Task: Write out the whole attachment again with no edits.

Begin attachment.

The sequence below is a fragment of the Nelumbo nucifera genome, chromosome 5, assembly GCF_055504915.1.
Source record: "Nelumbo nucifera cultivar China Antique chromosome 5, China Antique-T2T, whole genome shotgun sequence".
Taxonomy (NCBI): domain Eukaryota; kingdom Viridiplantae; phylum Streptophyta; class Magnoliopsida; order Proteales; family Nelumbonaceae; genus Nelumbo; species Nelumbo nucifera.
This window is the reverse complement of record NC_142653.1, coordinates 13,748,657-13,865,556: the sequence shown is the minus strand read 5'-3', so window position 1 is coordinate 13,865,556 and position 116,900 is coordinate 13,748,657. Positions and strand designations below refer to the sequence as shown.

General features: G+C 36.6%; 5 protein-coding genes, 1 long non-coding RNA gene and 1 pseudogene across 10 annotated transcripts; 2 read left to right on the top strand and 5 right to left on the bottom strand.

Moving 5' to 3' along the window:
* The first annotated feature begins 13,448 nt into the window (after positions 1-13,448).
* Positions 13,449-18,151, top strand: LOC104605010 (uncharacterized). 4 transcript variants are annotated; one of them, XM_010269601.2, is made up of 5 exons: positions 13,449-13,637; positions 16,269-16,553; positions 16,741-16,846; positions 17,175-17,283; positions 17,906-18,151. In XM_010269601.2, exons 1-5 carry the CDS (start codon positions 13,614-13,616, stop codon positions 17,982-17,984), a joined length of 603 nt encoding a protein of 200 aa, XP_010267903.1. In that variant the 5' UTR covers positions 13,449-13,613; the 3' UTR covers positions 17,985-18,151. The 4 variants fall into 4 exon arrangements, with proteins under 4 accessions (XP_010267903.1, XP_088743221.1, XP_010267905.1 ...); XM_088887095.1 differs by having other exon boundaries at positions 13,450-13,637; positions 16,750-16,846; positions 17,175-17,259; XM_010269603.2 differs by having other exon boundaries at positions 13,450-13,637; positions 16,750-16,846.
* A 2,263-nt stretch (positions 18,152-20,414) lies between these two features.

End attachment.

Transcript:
The sequence below is a fragment of the Nelumbo nucifera genome, chromosome 5, assembly GCF_055504915.1.
Source record: "Nelumbo nucifera cultivar China Antique chromosome 5, China Antique-T2T, whole genome shotgun sequence".
Taxonomy (NCBI): domain Eukaryota; kingdom Viridiplantae; phylum Streptophyta; class Magnoliopsida; order Proteales; family Nelumbonaceae; genus Nelumbo; species Nelumbo nucifera.
This window is the reverse complement of record NC_142653.1, coordinates 13,748,657-13,865,556: the sequence shown is the minus strand read 5'-3', so window position 1 is coordinate 13,865,556 and position 116,900 is coordinate 13,748,657. Positions and strand designations below refer to the sequence as shown.

General features: G+C 36.6%; 5 protein-coding genes, 1 long non-coding RNA gene and 1 pseudogene across 10 annotated transcripts; 2 read left to right on the top strand and 5 right to left on the bottom strand.

Moving 5' to 3' along the window:
* The first annotated feature begins 13,448 nt into the window (after positions 1-13,448).
* Positions 13,449-18,151, top strand: LOC104605010 (uncharacterized). 4 transcript variants are annotated; one of them, XM_010269601.2, is made up of 5 exons: positions 13,449-13,637; positions 16,269-16,553; positions 16,741-16,846; positions 17,175-17,283; positions 17,906-18,151. In XM_010269601.2, exons 1-5 carry the CDS (start codon positions 13,614-13,616, stop codon positions 17,982-17,984), a joined length of 603 nt encoding a protein of 200 aa, XP_010267903.1. In that variant the 5' UTR covers positions 13,449-13,613; the 3' UTR covers positions 17,985-18,151. The 4 variants fall into 4 exon arrangements, with proteins under 4 accessions (XP_010267903.1, XP_088743221.1, XP_010267905.1 ...); XM_088887095.1 differs by having other exon boundaries at positions 13,450-13,637; positions 16,750-16,846; positions 17,175-17,259; XM_010269603.2 differs by having other exon boundaries at positions 13,450-13,637; positions 16,750-16,846.
* A 2,263-nt stretch (positions 18,152-20,414) lies between these two features.